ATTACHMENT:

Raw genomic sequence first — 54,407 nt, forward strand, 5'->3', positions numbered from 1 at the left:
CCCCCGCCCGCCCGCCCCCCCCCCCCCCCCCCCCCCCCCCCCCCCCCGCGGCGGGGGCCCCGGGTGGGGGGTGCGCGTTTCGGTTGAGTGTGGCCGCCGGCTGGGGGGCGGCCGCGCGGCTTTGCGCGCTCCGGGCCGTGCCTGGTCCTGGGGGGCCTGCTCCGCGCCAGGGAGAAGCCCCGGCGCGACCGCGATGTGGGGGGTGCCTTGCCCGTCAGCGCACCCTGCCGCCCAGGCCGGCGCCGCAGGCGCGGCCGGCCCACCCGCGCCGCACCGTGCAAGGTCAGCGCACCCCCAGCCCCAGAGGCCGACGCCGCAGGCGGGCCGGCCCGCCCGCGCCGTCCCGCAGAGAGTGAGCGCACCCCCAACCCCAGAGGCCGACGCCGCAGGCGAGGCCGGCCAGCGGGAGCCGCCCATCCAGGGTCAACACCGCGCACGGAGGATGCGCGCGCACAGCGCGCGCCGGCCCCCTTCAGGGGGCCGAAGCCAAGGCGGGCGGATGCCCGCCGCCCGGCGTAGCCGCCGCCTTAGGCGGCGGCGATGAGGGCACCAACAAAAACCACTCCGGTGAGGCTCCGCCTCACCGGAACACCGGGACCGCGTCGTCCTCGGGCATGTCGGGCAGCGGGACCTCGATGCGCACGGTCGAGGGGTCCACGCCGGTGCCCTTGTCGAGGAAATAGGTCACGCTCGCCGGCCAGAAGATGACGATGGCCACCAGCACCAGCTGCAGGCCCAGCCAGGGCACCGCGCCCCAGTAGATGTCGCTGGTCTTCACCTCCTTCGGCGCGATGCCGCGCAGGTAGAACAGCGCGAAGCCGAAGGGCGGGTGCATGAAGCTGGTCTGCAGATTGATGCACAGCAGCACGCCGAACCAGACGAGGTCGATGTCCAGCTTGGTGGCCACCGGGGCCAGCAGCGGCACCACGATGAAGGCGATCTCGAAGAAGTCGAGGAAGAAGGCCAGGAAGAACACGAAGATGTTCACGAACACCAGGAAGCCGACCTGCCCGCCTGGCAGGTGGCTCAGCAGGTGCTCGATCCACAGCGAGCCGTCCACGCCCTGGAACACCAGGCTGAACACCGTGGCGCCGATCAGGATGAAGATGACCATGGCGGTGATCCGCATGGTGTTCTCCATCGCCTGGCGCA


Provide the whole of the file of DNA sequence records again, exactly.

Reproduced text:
Raw genomic sequence first — 54,407 nt, forward strand, 5'->3', positions numbered from 1 at the left:
CCCCCGCCCGCCCGCCCCCCCCCCCCCCCCCCCCCCCCCCCCCCCCCGCGGCGGGGGCCCCGGGTGGGGGGTGCGCGTTTCGGTTGAGTGTGGCCGCCGGCTGGGGGGCGGCCGCGCGGCTTTGCGCGCTCCGGGCCGTGCCTGGTCCTGGGGGGCCTGCTCCGCGCCAGGGAGAAGCCCCGGCGCGACCGCGATGTGGGGGGTGCCTTGCCCGTCAGCGCACCCTGCCGCCCAGGCCGGCGCCGCAGGCGCGGCCGGCCCACCCGCGCCGCACCGTGCAAGGTCAGCGCACCCCCAGCCCCAGAGGCCGACGCCGCAGGCGGGCCGGCCCGCCCGCGCCGTCCCGCAGAGAGTGAGCGCACCCCCAACCCCAGAGGCCGACGCCGCAGGCGAGGCCGGCCAGCGGGAGCCGCCCATCCAGGGTCAACACCGCGCACGGAGGATGCGCGCGCACAGCGCGCGCCGGCCCCCTTCAGGGGGCCGAAGCCAAGGCGGGCGGATGCCCGCCGCCCGGCGTAGCCGCCGCCTTAGGCGGCGGCGATGAGGGCACCAACAAAAACCACTCCGGTGAGGCTCCGCCTCACCGGAACACCGGGACCGCGTCGTCCTCGGGCATGTCGGGCAGCGGGACCTCGATGCGCACGGTCGAGGGGTCCACGCCGGTGCCCTTGTCGAGGAAATAGGTCACGCTCGCCGGCCAGAAGATGACGATGGCCACCAGCACCAGCTGCAGGCCCAGCCAGGGCACCGCGCCCCAGTAGATGTCGCTGGTCTTCACCTCCTTCGGCGCGATGCCGCGCAGGTAGAACAGCGCGAAGCCGAAGGGCGGGTGCATGAAGCTGGTCTGCAGATTGATGCACAGCAGCACGCCGAACCAGACGAGGTCGATGTCCAGCTTGGTGGCCACCGGGGCCAGCAGCGGCACCACGATGAAGGCGATCTCGAAGAAGTCGAGGAAGAAGGCCAGGAAGAACACGAAGATGTTCACGAACACCAGGAAGCCGACCTGCCCGCCTGGCAGGTGGCTCAGCAGGTGCTCGATCCACAGCGAGCCGTCCACGCCCTGGAACACCAGGCTGAACACCGTGGCGCCGATCAGGATGAAGATGACCATGGCGGTGATCCGCATGGTGTTCTCCATCGCCTGGCGCA